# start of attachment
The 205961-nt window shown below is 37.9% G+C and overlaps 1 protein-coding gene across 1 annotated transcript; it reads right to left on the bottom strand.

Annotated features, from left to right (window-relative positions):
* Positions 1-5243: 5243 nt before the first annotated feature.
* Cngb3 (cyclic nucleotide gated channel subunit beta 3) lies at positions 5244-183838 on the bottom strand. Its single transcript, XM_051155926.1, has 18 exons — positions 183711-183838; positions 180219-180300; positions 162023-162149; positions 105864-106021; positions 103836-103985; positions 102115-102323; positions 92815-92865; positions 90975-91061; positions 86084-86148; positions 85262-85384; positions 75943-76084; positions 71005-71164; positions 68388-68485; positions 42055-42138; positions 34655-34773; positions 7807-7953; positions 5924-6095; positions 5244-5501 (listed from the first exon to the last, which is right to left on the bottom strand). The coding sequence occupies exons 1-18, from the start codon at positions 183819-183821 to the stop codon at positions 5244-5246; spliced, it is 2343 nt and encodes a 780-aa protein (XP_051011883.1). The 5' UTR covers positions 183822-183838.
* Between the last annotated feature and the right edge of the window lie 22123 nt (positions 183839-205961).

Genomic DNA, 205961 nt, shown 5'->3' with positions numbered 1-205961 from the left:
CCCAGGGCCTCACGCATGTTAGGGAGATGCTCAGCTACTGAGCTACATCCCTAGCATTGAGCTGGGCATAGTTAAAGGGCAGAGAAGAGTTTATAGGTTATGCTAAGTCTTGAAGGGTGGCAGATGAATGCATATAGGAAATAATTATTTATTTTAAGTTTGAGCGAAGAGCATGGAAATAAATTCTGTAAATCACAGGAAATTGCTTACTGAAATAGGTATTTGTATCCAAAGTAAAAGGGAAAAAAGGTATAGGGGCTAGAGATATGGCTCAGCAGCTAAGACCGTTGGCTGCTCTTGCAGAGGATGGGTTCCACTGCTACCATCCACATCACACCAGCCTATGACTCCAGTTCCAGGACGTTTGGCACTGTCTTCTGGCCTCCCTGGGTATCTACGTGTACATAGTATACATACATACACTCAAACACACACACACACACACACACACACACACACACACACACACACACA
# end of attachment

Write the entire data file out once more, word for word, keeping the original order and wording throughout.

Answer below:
The 205961-nt window shown below is 37.9% G+C and overlaps 1 protein-coding gene across 1 annotated transcript; it reads right to left on the bottom strand.

Annotated features, from left to right (window-relative positions):
* Positions 1-5243: 5243 nt before the first annotated feature.
* Cngb3 (cyclic nucleotide gated channel subunit beta 3) lies at positions 5244-183838 on the bottom strand. Its single transcript, XM_051155926.1, has 18 exons — positions 183711-183838; positions 180219-180300; positions 162023-162149; positions 105864-106021; positions 103836-103985; positions 102115-102323; positions 92815-92865; positions 90975-91061; positions 86084-86148; positions 85262-85384; positions 75943-76084; positions 71005-71164; positions 68388-68485; positions 42055-42138; positions 34655-34773; positions 7807-7953; positions 5924-6095; positions 5244-5501 (listed from the first exon to the last, which is right to left on the bottom strand). The coding sequence occupies exons 1-18, from the start codon at positions 183819-183821 to the stop codon at positions 5244-5246; spliced, it is 2343 nt and encodes a 780-aa protein (XP_051011883.1). The 5' UTR covers positions 183822-183838.
* Between the last annotated feature and the right edge of the window lie 22123 nt (positions 183839-205961).

Genomic DNA, 205961 nt, shown 5'->3' with positions numbered 1-205961 from the left:
CCCAGGGCCTCACGCATGTTAGGGAGATGCTCAGCTACTGAGCTACATCCCTAGCATTGAGCTGGGCATAGTTAAAGGGCAGAGAAGAGTTTATAGGTTATGCTAAGTCTTGAAGGGTGGCAGATGAATGCATATAGGAAATAATTATTTATTTTAAGTTTGAGCGAAGAGCATGGAAATAAATTCTGTAAATCACAGGAAATTGCTTACTGAAATAGGTATTTGTATCCAAAGTAAAAGGGAAAAAAGGTATAGGGGCTAGAGATATGGCTCAGCAGCTAAGACCGTTGGCTGCTCTTGCAGAGGATGGGTTCCACTGCTACCATCCACATCACACCAGCCTATGACTCCAGTTCCAGGACGTTTGGCACTGTCTTCTGGCCTCCCTGGGTATCTACGTGTACATAGTATACATACATACACTCAAACACACACACACACACACACACACACACACACACACACACACACACA